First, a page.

Austrian designer Klemens Schillinger came up with a Substitute Phone, a dummy device which you can swipe and pinch when you get itchy fingers, while a number of tech experts advocate turning your smartphone display to greyscale, thus removing the colours that do their utmost to attract and distract us.

The software that powers smartphones is certainly designed to grab our attention, whether it’s red notifications or flashing animations, but the most worrying forms of compulsive, phone-related behaviour are activities already recognised as problematic, such as addiction to gambling or pornography, or sociopathic behaviour on social media.

Last week, the World Health Organisation proposed the inclusion of “hazardous gaming” and “gaming disorder” in an update of its International Compendium of Diseases, which has prompted yet more debate over the pathway from gaming to addiction.

There are undoubtedly young people – predominantly men – whose lives have been shattered by addiction to games, but some question whether gaming causes those mental problems, or if gaming is merely indulged in because of an existing condition. However, with “internet gaming disorder” also set to be included in the next edition of DSM-5 (the standard classification of mental disorders used by mental health professionals), there is evidently a growing acceptance of the seriousness of the problem.

While mental health professionals try to help the afflicted and the addicted, who should take the blame? Smartphones have become the fastest adopted consumer technology in history, and the race to capture our attention on those devices has been fierce.

Invasive notification and reminder systems prompt us to do this and do that, and social media apps instil a fear of missing out which compels us to visit and revisit them.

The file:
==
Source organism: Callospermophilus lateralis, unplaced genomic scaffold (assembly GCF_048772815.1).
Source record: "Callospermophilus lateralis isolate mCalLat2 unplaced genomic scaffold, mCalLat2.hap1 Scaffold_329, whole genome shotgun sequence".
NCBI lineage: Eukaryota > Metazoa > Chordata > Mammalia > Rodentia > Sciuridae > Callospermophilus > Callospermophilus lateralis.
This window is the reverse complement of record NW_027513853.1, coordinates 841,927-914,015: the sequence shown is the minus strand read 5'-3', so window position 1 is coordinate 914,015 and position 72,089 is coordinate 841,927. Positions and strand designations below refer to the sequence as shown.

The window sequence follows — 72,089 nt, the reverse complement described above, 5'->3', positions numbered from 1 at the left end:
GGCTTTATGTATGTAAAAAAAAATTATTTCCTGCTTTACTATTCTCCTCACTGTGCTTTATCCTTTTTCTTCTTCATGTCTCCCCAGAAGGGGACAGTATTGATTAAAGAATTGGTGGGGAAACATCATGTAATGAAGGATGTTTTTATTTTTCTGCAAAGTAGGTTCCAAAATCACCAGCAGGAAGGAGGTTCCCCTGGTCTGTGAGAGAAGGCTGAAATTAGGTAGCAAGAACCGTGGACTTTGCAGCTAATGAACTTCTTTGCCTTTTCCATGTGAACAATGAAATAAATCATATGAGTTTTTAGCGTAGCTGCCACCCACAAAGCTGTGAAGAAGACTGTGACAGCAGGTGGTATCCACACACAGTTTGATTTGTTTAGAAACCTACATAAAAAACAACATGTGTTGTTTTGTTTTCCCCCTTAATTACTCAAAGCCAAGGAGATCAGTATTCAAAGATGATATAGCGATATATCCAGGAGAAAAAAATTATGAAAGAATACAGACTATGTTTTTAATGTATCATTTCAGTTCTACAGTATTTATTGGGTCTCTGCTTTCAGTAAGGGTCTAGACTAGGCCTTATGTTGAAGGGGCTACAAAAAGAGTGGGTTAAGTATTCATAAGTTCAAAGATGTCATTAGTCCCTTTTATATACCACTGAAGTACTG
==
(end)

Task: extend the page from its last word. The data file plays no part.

Our anxiety doesn’t just increase when we’re away from our devices – it happens when we’re using them.

A former Google product manager, Tristan Harris, as been at the forefront of identifying techniques used by companies to instil compulsive behaviour that can drift into addiction; these range from the “like” system used on Facebook and Twitter to the Snapchat “streak” feature which subconsciously urges users not to miss out a day of messaging with certain friends. “Whether they want to or not,” he said to CBS News in relation to smartphones, “they are shaping the thoughts and feelings and actions of people. There’s always this narrative that technology’s neutral, and it’s up to us to choose how we use it. This is just not true.”

If competition for our attention on handheld electronic devices is being done in a way that’s intentionally habit forming, then it’s young people – who perhaps don’t have the mental development and wherewithal to resist it – who are at greatest risk. In response to the open letter from the shareholders, Apple has responded with a promise to do more to keep children safe, by introducing new parental tools to help monitor usage and identify problematic behaviour.

But in that same statement, they admit to creating “powerful products that inspire, entertain, and educate”.

The use of the word “powerful” is telling; what’s not clear is whether technology companies truly understand the power that they wield, and to what degree responsible use of that power is being diluted by corporate ambition.


Read more: